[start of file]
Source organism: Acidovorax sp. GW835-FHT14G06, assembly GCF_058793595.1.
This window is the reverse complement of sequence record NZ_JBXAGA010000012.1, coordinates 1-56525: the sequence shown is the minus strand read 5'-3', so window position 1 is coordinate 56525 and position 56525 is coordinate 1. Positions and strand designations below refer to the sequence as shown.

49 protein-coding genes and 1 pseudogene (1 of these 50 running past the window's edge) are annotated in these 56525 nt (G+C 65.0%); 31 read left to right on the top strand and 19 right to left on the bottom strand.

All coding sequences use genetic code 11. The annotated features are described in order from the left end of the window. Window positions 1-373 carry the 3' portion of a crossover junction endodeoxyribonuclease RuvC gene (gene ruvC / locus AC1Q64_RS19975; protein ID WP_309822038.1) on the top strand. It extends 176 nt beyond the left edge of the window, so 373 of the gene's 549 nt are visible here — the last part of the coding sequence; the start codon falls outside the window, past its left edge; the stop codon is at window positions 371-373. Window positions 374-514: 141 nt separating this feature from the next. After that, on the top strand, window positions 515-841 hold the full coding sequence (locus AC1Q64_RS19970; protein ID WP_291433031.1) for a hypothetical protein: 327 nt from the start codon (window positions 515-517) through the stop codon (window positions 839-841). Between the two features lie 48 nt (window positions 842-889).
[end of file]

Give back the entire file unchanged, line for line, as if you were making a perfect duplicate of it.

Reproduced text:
Source organism: Acidovorax sp. GW835-FHT14G06, assembly GCF_058793595.1.
This window is the reverse complement of sequence record NZ_JBXAGA010000012.1, coordinates 1-56525: the sequence shown is the minus strand read 5'-3', so window position 1 is coordinate 56525 and position 56525 is coordinate 1. Positions and strand designations below refer to the sequence as shown.

49 protein-coding genes and 1 pseudogene (1 of these 50 running past the window's edge) are annotated in these 56525 nt (G+C 65.0%); 31 read left to right on the top strand and 19 right to left on the bottom strand.

All coding sequences use genetic code 11. The annotated features are described in order from the left end of the window. Window positions 1-373 carry the 3' portion of a crossover junction endodeoxyribonuclease RuvC gene (gene ruvC / locus AC1Q64_RS19975; protein ID WP_309822038.1) on the top strand. It extends 176 nt beyond the left edge of the window, so 373 of the gene's 549 nt are visible here — the last part of the coding sequence; the start codon falls outside the window, past its left edge; the stop codon is at window positions 371-373. Window positions 374-514: 141 nt separating this feature from the next. After that, on the top strand, window positions 515-841 hold the full coding sequence (locus AC1Q64_RS19970; protein ID WP_291433031.1) for a hypothetical protein: 327 nt from the start codon (window positions 515-517) through the stop codon (window positions 839-841). Between the two features lie 48 nt (window positions 842-889).